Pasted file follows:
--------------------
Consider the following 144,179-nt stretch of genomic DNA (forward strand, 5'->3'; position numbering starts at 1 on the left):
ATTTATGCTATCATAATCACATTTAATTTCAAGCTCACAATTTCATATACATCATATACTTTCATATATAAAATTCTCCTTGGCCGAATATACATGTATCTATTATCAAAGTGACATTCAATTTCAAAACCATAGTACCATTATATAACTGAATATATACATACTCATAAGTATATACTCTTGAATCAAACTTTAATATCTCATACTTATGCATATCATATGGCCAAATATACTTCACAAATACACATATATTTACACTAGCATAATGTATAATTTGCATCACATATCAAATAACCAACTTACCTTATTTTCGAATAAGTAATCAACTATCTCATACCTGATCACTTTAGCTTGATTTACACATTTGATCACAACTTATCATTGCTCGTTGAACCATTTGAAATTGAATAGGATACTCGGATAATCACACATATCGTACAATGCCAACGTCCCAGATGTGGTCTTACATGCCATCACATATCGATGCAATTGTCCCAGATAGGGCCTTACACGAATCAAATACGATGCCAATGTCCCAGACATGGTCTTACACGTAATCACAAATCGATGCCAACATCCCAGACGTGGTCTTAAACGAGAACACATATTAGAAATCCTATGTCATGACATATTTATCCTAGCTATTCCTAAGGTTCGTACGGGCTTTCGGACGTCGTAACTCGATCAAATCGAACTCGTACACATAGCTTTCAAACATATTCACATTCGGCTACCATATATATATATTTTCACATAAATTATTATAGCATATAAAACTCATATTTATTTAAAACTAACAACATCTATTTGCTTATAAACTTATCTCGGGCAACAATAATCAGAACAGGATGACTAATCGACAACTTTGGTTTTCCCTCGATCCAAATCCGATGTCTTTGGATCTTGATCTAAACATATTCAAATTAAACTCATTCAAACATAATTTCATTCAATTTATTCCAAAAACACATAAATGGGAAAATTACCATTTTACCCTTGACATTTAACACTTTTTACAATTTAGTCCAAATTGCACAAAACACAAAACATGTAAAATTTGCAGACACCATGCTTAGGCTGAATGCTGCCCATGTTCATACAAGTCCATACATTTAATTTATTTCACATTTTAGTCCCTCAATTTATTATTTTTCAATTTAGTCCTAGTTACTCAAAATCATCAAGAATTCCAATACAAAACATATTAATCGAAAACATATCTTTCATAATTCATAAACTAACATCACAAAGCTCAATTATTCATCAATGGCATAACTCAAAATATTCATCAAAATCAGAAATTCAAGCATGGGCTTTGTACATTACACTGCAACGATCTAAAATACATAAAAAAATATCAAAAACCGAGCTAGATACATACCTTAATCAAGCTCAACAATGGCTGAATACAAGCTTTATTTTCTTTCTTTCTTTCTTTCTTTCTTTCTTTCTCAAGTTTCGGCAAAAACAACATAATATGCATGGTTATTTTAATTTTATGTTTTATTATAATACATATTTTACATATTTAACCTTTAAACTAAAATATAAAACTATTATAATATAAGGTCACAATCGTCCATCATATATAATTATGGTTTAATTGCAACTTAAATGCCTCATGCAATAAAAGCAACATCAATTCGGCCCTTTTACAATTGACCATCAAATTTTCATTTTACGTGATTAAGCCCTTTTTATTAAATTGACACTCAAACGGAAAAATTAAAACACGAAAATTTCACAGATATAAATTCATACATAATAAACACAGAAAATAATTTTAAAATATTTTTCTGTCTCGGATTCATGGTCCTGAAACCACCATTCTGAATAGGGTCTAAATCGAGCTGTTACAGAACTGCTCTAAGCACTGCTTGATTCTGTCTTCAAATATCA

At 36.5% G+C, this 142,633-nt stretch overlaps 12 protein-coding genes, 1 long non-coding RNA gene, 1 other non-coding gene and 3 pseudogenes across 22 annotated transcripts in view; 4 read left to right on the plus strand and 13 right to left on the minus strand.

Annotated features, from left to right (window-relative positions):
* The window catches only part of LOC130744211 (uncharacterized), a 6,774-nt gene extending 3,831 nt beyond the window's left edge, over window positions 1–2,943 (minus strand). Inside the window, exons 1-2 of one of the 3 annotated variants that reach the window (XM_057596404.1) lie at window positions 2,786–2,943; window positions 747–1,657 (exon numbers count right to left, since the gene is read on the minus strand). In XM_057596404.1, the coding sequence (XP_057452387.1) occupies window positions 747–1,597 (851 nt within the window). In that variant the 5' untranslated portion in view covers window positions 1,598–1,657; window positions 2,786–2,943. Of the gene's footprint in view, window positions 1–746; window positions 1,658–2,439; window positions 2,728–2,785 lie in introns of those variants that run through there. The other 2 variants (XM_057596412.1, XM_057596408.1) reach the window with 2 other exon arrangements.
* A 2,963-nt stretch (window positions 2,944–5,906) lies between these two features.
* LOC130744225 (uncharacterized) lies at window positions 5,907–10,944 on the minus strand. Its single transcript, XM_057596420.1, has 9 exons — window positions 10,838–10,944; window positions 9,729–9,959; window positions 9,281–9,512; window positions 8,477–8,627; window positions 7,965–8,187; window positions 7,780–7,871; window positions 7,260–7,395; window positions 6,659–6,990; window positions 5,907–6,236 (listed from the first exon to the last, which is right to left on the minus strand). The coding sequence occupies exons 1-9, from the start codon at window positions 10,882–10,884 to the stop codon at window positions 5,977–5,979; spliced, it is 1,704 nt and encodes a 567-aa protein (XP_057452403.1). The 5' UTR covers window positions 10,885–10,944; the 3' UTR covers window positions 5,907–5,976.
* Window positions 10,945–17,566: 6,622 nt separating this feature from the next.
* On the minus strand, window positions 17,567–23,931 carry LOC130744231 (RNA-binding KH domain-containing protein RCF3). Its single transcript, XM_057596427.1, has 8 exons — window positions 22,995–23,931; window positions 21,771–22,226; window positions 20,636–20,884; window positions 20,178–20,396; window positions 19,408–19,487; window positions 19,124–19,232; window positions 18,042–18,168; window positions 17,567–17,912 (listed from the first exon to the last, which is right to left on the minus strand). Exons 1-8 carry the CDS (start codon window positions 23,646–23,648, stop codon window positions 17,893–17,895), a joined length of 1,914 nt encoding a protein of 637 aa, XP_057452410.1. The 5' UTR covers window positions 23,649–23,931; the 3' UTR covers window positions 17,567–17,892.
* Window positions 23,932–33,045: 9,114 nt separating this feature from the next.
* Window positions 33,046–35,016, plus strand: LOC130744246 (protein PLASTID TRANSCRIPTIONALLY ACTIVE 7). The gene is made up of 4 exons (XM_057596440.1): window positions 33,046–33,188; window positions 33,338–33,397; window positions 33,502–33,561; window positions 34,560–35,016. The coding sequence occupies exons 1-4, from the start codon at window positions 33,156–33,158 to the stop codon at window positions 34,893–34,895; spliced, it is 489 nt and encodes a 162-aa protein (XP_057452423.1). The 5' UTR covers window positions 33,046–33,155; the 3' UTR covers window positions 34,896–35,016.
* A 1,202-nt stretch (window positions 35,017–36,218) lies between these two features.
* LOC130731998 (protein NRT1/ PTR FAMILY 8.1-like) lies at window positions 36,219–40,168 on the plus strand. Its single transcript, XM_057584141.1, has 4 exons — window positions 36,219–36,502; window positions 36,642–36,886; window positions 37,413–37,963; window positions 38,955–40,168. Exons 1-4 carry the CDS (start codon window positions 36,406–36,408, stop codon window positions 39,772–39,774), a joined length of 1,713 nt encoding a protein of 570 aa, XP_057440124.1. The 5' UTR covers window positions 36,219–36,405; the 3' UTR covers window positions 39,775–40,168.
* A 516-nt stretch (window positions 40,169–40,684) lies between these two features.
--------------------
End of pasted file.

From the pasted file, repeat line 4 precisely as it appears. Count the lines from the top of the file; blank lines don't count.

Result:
Annotated features, from left to right (window-relative positions):